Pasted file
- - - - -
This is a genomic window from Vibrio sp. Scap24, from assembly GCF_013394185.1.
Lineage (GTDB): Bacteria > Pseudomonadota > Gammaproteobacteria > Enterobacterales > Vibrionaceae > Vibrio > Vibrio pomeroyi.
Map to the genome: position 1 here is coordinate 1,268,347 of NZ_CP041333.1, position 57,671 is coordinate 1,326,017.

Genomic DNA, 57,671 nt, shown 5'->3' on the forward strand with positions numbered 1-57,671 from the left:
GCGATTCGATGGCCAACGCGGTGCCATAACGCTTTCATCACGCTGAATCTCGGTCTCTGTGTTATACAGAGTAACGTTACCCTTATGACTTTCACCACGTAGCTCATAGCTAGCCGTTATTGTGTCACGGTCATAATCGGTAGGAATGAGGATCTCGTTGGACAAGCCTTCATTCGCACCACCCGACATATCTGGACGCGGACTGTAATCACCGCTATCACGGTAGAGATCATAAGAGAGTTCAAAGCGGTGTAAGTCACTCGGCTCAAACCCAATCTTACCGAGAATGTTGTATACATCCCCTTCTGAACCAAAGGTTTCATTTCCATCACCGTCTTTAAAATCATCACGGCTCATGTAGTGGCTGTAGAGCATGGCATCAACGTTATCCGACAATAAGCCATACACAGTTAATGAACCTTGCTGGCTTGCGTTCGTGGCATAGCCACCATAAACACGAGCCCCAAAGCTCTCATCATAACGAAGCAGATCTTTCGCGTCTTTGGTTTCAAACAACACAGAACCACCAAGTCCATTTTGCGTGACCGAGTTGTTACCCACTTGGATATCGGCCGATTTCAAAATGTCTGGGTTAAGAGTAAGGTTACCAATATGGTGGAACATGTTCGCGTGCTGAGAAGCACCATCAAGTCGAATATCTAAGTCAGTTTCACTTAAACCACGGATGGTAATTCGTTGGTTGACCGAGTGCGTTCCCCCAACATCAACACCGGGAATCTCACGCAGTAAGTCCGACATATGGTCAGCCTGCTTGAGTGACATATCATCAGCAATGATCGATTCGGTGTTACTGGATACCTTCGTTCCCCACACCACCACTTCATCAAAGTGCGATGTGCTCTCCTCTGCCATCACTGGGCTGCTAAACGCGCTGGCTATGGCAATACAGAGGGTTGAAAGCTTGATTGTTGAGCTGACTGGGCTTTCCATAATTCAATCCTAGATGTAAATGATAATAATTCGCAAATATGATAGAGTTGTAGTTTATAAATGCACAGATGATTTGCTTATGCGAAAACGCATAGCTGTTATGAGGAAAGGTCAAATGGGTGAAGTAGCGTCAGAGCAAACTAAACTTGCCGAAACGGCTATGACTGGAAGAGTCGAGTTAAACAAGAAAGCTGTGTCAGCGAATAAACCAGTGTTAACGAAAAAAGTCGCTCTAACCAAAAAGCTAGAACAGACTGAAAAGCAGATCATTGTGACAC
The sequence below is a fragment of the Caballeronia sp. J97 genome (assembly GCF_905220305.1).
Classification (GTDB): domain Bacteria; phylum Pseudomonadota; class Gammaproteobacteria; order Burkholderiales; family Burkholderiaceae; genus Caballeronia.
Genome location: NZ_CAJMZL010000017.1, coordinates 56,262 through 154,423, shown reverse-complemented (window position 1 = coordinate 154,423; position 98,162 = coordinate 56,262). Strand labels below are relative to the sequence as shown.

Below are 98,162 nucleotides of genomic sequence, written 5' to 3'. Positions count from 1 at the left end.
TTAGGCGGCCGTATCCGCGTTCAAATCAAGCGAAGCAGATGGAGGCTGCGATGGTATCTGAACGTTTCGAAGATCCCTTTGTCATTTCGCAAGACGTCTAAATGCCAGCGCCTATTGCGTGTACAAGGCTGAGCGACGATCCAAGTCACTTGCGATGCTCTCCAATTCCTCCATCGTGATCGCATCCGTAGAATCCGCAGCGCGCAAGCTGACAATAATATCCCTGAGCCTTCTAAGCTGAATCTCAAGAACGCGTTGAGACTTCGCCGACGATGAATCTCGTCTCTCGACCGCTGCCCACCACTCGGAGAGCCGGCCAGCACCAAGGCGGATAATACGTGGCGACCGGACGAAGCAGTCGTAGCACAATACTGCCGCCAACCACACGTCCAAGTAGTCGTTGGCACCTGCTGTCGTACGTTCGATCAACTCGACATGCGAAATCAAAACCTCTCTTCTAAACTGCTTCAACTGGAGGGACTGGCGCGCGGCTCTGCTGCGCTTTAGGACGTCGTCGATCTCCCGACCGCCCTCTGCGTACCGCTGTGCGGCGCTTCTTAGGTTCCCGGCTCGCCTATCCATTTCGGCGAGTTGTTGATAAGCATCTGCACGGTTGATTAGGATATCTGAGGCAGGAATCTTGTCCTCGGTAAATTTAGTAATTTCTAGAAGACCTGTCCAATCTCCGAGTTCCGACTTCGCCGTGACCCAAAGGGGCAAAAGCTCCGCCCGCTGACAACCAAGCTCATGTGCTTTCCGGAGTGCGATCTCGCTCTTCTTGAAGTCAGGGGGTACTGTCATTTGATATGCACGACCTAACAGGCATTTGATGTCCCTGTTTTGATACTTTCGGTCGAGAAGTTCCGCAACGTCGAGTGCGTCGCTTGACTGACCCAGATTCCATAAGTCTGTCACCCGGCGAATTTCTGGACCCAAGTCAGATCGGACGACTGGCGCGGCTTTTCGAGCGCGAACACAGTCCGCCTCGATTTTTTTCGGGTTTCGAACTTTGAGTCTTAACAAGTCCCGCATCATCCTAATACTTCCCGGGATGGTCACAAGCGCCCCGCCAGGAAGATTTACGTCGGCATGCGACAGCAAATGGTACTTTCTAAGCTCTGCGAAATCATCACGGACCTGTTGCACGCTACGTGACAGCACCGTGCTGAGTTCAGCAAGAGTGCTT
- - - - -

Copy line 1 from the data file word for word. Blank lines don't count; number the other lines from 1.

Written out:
This is a genomic window from Vibrio sp. Scap24, from assembly GCF_013394185.1.